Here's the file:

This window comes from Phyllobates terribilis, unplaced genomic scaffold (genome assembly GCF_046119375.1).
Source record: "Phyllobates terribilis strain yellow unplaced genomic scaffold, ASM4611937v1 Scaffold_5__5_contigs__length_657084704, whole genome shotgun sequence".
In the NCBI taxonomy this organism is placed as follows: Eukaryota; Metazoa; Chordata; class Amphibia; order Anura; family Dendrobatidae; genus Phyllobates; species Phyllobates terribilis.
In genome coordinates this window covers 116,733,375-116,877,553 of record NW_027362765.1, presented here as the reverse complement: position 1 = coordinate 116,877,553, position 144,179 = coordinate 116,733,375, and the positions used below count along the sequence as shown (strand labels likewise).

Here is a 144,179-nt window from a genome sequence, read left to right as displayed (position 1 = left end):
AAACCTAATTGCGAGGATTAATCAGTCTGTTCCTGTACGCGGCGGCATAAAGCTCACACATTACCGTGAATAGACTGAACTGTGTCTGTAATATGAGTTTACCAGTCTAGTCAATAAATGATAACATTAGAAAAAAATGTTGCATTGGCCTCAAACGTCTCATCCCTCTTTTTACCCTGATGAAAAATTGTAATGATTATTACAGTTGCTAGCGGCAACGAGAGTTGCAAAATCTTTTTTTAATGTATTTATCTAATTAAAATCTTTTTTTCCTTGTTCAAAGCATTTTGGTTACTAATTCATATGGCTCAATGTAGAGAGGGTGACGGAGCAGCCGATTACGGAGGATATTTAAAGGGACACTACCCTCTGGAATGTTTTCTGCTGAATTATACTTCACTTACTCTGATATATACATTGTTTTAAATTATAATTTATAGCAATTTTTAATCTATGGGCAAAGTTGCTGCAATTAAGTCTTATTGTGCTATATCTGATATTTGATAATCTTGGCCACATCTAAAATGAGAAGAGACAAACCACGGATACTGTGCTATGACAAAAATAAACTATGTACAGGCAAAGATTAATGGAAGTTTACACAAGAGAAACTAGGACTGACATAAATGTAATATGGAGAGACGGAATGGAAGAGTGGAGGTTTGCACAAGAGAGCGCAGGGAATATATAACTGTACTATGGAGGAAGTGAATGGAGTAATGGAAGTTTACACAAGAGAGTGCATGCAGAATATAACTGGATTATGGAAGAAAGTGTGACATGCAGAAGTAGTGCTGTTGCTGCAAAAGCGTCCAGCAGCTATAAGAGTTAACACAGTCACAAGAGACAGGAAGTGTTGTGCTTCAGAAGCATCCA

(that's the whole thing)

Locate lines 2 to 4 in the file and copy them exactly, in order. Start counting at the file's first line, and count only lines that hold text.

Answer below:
Source record: "Phyllobates terribilis strain yellow unplaced genomic scaffold, ASM4611937v1 Scaffold_5__5_contigs__length_657084704, whole genome shotgun sequence".
In the NCBI taxonomy this organism is placed as follows: Eukaryota; Metazoa; Chordata; class Amphibia; order Anura; family Dendrobatidae; genus Phyllobates; species Phyllobates terribilis.
In genome coordinates this window covers 116,733,375-116,877,553 of record NW_027362765.1, presented here as the reverse complement: position 1 = coordinate 116,877,553, position 144,179 = coordinate 116,733,375, and the positions used below count along the sequence as shown (strand labels likewise).